Tackling is the most important of the fundamentals – and the most obvious. Probably 90-95% of tackling is mental. You have to want to work on it and want to hit people. It is usually the one that you don’t have to bitch at linebackers about getting right, as most are playing the position because they like rattling somebody’s brains. It is important to have worked hard on pursuit first though, because you have to take the right angle and get to a guy before you can hit him and bring him down.
There are a few subtopics to cover on this one
- The base must again be set and worked on. Just a bit different emphasis than before.
- Hat placement
- Rolling the hips and clubbing arms
- Causing/recovering fumbles the correct way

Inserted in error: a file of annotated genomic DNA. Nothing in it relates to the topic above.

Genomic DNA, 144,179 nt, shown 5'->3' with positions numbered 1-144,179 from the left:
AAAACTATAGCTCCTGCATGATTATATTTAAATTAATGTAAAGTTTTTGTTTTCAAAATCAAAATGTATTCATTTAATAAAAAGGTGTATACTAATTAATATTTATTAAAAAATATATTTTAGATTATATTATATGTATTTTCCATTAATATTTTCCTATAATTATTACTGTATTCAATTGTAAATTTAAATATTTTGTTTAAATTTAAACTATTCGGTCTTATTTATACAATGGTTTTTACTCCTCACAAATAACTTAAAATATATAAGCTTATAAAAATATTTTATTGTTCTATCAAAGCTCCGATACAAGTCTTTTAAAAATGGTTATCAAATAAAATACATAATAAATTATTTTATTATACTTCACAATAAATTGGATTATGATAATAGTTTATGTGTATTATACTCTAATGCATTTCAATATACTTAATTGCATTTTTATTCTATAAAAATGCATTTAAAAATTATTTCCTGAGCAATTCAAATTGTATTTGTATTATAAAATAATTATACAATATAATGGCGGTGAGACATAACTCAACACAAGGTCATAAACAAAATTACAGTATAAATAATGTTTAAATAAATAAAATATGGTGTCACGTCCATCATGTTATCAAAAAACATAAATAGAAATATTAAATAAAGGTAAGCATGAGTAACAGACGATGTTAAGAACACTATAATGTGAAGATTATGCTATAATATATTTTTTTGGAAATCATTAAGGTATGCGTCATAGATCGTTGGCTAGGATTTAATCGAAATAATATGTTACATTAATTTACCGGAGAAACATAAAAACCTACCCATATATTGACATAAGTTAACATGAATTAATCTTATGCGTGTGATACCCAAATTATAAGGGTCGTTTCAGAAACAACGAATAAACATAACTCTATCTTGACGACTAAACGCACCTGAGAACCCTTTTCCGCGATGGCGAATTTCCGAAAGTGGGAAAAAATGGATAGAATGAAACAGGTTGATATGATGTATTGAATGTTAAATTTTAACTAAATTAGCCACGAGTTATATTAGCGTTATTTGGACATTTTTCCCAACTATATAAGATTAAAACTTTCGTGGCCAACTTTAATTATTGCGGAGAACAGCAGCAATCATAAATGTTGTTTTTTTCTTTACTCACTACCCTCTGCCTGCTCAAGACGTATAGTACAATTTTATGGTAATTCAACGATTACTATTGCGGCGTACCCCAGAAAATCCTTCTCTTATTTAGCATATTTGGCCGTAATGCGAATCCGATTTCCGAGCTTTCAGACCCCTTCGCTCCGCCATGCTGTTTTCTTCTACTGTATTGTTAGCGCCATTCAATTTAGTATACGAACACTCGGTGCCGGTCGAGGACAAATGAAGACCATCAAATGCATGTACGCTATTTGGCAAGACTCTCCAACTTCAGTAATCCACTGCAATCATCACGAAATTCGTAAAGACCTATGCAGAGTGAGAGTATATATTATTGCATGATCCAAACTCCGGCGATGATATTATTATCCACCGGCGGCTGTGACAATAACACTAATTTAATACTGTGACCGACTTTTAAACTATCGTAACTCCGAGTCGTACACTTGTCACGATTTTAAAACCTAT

Setting the base and focusing on the right part of the ballcarrier is the first step. In confined areas, particularly when you’re stuck between two 300lb offensive linemen, it is hard to set the base. The feet must be at least shoulder width, but preferably a step wider. He must get his shoulders down, but keep his eyes up. Most guys run to the ball; not through the ball. The goal is to get chest to chest on the ballcarrier or at least shoe-to-shoe and continue running through him, never stop moving. Never stopping your feet is something that applies to every position on defense and in theory you would think it would be easier to instill, but in practice it is usually what separates good defenses from great ones.
To properly bring someone down the center of gravity should be ahead of the feet, meaning you should be leaning forward. You cannot tackle well on your heels. A 250lb linebacker who attacks flat-footed will not be as good a tackler as a 190lb guy who launches his chest and shoulders into the ballcarrier.